COVID-19 has brought into the spotlight an issue the IAEA has been working on for decades: controlling zoonotic diseases. These are diseases that originate in animals and that jump to humans.
COVID-19 has had an impact on all of us. Only two years ago few people would have thought a virus might force countries into lockdown and ban us from social activities. The world was unprepared, and help was needed immediately. The IAEA didn't waste a minute and launched its biggest emergency operation ever, sending RT-PCR testing kits and other indispensable laboratory equipment to more than 300 laboratories in 130 countries.
But our job is not done. The world needs to learn from this pandemic and come together to prevent and control the next one. Our Zoonotic Disease Integrated Action (ZODIAC) project is doing exactly this. It will help countries use nuclear and related techniques to rapidly detect and respond quickly to outbreaks of zoonotic diseases. ZODIAC will integrate laboratories through a network that spans the globe, so that experts can better collaborate, share their knowledge and experience, and stop the next emerging disease before it becomes a pandemic.Saving the oceans from plastic pollution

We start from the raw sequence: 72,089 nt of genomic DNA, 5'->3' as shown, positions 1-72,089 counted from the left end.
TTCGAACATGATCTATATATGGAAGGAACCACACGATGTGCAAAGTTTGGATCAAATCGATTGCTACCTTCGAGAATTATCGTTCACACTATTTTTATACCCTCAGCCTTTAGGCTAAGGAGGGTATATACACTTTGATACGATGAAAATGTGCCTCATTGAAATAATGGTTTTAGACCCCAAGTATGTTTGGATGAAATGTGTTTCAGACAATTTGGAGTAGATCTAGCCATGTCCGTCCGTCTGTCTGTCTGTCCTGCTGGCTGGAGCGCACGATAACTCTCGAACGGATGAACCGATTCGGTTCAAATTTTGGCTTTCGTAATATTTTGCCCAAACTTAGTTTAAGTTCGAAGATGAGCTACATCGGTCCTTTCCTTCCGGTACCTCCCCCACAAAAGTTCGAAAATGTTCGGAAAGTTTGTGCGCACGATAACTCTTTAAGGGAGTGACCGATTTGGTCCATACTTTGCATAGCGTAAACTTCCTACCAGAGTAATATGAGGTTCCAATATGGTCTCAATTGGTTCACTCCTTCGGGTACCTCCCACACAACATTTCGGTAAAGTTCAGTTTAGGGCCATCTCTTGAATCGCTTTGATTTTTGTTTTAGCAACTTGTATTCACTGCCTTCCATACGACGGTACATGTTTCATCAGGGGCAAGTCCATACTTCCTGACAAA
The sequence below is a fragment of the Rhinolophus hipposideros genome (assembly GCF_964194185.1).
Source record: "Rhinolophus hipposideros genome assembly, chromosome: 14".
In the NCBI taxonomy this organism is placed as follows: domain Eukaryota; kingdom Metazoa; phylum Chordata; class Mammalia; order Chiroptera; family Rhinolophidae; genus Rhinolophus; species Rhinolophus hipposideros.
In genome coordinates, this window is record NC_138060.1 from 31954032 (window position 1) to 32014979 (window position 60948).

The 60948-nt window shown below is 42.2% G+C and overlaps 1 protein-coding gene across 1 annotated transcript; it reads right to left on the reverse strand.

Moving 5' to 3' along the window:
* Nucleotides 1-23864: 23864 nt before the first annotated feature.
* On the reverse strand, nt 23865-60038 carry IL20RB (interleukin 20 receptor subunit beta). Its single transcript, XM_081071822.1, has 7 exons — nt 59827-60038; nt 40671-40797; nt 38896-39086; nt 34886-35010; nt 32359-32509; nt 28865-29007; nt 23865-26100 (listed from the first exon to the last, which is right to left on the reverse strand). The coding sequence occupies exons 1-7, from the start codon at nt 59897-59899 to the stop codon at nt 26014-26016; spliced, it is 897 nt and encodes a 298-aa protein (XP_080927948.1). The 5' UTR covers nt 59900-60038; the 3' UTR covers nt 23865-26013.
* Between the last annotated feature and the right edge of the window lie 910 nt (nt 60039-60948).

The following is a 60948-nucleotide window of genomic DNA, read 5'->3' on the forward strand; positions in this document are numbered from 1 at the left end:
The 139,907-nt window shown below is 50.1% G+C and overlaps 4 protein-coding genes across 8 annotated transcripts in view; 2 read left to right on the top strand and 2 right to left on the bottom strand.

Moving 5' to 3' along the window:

NUTEC Plastics is the IAEA's contribution to addressing plastic pollution. About 70 per cent of all the plastic ever produced is now waste. Less than 10 per cent of it has been recycled. Already now, many beaches around the world are inaccessible because of plastic pollution and tons of plastics are floating in the oceans forming huge garbage patches. The biggest one, in the Pacific Ocean, is three times the size of France. By 2050, experts expect our oceans to have more plastic than fish.
NUTEC Plastics will battle plastic pollution through tracing microplastics in the marine environment, including in plants and animals, and by recycling more plastics in a more effective and environmentally friendly way. The IAEA is working with many countries and other partners to integrate NUTEC Plastics into their approach to tackling plastic pollution.Closing the gap in cancer care
Cancer kills far too many people - particularly in Africa. Treatments that are routine in richer countries are simply unavailable in many poorer ones, leading to tens of thousands of people dying from treatable cancers. We are setting out to change this by supporting the establishment of radiotherapy services, starting with the 23 countries that completely lack such facilities.